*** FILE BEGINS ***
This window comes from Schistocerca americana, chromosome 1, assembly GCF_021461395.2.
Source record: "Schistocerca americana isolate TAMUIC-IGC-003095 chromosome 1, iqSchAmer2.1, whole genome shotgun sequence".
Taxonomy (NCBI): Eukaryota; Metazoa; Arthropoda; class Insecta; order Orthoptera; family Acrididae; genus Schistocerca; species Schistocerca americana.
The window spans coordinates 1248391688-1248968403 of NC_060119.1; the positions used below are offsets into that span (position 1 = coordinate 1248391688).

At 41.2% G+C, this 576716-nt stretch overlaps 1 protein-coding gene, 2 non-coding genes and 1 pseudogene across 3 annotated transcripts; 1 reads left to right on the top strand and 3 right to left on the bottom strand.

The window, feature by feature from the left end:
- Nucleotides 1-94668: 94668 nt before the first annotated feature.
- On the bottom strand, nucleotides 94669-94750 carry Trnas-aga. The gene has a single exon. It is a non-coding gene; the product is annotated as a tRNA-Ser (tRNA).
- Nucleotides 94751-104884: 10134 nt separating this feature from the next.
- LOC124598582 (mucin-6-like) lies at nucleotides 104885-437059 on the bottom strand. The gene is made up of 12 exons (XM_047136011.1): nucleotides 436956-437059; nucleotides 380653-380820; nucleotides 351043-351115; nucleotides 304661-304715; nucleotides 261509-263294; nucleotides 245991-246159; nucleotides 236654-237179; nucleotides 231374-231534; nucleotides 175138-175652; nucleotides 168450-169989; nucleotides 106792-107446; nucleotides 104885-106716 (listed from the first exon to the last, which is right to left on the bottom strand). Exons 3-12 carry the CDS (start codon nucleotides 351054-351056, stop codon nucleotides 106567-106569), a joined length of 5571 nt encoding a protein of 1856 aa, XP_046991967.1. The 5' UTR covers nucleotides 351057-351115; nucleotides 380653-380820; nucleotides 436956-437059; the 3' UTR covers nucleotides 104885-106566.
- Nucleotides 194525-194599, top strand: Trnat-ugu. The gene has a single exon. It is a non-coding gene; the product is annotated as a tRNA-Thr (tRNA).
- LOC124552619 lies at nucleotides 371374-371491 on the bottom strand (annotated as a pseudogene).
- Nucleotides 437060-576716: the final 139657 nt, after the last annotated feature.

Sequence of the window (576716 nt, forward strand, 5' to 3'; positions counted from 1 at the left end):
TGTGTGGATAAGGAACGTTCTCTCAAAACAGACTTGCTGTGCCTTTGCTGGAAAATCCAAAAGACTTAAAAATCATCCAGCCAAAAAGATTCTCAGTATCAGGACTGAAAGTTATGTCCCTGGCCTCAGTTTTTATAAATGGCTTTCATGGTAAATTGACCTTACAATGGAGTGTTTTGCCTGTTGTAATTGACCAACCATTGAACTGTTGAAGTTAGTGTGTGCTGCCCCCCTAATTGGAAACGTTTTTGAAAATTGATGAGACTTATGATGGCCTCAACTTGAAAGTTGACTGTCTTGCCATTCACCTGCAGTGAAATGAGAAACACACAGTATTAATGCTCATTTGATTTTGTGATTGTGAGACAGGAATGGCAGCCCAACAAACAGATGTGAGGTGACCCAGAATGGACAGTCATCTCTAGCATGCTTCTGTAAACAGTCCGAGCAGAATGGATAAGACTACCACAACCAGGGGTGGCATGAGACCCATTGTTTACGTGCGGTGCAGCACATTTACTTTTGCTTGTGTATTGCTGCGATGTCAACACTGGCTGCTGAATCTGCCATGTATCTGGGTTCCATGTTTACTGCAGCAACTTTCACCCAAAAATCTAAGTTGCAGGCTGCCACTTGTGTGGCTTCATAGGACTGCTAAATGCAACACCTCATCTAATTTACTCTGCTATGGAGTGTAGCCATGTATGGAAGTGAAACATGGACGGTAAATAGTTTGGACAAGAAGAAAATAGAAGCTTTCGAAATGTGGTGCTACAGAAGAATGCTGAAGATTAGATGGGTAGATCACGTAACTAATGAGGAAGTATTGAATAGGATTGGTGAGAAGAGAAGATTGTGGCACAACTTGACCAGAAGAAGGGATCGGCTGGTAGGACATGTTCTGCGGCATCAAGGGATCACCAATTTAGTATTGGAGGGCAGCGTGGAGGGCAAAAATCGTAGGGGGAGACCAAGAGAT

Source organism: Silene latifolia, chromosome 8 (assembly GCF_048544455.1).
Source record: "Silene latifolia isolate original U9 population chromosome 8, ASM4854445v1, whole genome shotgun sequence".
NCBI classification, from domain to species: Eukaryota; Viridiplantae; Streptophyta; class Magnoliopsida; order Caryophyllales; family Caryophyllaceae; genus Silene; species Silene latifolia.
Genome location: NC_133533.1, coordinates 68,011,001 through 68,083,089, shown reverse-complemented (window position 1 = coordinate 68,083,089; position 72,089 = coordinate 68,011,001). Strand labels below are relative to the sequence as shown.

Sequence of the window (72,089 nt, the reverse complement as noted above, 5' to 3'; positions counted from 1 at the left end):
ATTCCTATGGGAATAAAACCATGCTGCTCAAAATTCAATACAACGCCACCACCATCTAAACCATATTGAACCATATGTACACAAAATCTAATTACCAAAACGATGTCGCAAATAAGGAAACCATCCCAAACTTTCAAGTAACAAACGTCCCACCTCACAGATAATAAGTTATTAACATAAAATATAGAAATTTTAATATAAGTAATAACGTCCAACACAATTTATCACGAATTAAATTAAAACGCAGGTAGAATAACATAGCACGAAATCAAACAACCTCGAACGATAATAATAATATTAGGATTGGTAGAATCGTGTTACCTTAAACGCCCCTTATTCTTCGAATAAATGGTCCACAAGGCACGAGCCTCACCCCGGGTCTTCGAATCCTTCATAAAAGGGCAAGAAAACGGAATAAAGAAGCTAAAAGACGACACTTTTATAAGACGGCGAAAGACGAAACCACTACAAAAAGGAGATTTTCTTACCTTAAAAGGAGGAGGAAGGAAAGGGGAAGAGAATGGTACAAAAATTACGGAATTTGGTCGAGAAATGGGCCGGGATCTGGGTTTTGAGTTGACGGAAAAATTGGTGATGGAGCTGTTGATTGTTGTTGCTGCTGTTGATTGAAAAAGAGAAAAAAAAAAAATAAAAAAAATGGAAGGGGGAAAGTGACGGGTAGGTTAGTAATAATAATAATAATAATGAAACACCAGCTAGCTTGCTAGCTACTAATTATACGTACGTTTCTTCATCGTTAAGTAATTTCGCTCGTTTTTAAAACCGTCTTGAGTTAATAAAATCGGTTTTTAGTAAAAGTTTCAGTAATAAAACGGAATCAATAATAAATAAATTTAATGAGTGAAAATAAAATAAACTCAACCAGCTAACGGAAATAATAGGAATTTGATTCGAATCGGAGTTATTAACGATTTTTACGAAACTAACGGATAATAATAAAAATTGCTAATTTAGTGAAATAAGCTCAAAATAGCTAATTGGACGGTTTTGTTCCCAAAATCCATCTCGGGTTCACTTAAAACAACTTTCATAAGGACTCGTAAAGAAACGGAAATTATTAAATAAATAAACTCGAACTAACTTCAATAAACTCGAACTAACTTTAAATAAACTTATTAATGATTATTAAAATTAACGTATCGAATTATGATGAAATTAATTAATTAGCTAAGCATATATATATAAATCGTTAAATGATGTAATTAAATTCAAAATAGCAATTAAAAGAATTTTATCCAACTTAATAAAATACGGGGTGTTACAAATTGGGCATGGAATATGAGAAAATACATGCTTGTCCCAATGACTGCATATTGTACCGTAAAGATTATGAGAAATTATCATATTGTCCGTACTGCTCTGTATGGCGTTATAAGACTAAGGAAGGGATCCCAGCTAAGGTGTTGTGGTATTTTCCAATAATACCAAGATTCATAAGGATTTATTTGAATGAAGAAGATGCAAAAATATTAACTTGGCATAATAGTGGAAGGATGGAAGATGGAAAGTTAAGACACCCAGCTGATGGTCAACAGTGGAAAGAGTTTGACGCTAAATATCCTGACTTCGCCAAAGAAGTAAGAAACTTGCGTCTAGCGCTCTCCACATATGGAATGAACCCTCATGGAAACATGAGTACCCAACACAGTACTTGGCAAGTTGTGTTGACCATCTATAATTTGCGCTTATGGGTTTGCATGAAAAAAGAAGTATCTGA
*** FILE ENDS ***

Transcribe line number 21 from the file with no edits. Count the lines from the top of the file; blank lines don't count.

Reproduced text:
ATTCCTATGGGAATAAAACCATGCTGCTCAAAATTCAATACAACGCCACCACCATCTAAACCATATTGAACCATATGTACACAAAATCTAATTACCAAAACGATGTCGCAAATAAGGAAACCATCCCAAACTTTCAAGTAACAAACGTCCCACCTCACAGATAATAAGTTATTAACATAAAATATAGAAATTTTAATATAAGTAATAACGTCCAACACAATTTATCACGAATTAAATTAAAACGCAGGTAGAATAACATAGCACGAAATCAAACAACCTCGAACGATAATAATAATATTAGGATTGGTAGAATCGTGTTACCTTAAACGCCCCTTATTCTTCGAATAAATGGTCCACAAGGCACGAGCCTCACCCCGGGTCTTCGAATCCTTCATAAAAGGGCAAGAAAACGGAATAAAGAAGCTAAAAGACGACACTTTTATAAGACGGCGAAAGACGAAACCACTACAAAAAGGAGATTTTCTTACCTTAAAAGGAGGAGGAAGGAAAGGGGAAGAGAATGGTACAAAAATTACGGAATTTGGTCGAGAAATGGGCCGGGATCTGGGTTTTGAGTTGACGGAAAAATTGGTGATGGAGCTGTTGATTGTTGTTGCTGCTGTTGATTGAAAAAGAGAAAAAAAAAAAATAAAAAAAATGGAAGGGGGAAAGTGACGGGTAGGTTAGTAATAATAATAATAATAATGAAACACCAGCTAGCTTGCTAGCTACTAATTATACGTACGTTTCTTCATCGTTAAGTAATTTCGCTCGTTTTTAAAACCGTCTTGAGTTAATAAAATCGGTTTTTAGTAAAAGTTTCAGTAATAAAACGGAATCAATAATAAATAAATTTAATGAGTGAAAATAAAATAAACTCAACCAGCTAACGGAAATAATAGGAATTTGATTCGAATCGGAGTTATTAACGATTTTTACGAAACTAACGGATAATAATAAAAATTGCTAATTTAGTGAAATAAGCTCAAAATAGCTAATTGGACGGTTTTGTTCCCAAAATCCATCTCGGGTTCACTTAAAACAACTTTCATAAGGACTCGTAAAGAAACGGAAATTATTAAATAAATAAACTCGAACTAACTTCAATAAACTCGAACTAACTTTAAATAAACTTATTAATGATTATTAAAATTAACGTATCGAATTATGATGAAATTAATTAATTAGCTAAGCATATATATATAAATCGTTAAATGATGTAATTAAATTCAAAATAGCAATTAAAAGAATTTTATCCAACTTAATAAAATACGGGGTGTTACAAATTGGGCATGGAATATGAGAAAATACATGCTTGTCCCAATGACTGCATATTGTACCGTAAAGATTATGAGAAATTATCATATTGTCCGTACTGCTCTGTATGGCGTTATAAGACTAAGGAAGGGATCCCAGCTAAGGTGTTGTGGTATTTTCCAATAATACCAAGATTCATAAGGATTTATTTGAATGAAGAAGATGCAAAAATATTAACTTGGCATAATAGTGGAAGGATGGAAGATGGAAAGTTAAGACACCCAGCTGATGGTCAACAGTGGAAAGAGTTTGACGCTAAATATCCTGACTTCGCCAAAGAAGTAAGAAACTTGCGTCTAGCGCTCTCCACATATGGAATGAACCCTCATGGAAACATGAGTACCCAACACAGTACTTGGCAAGTTGTGTTGACCATCTATAATTTGCGCTTATGGGTTTGCATGAAAAAAGAAGTATCTGA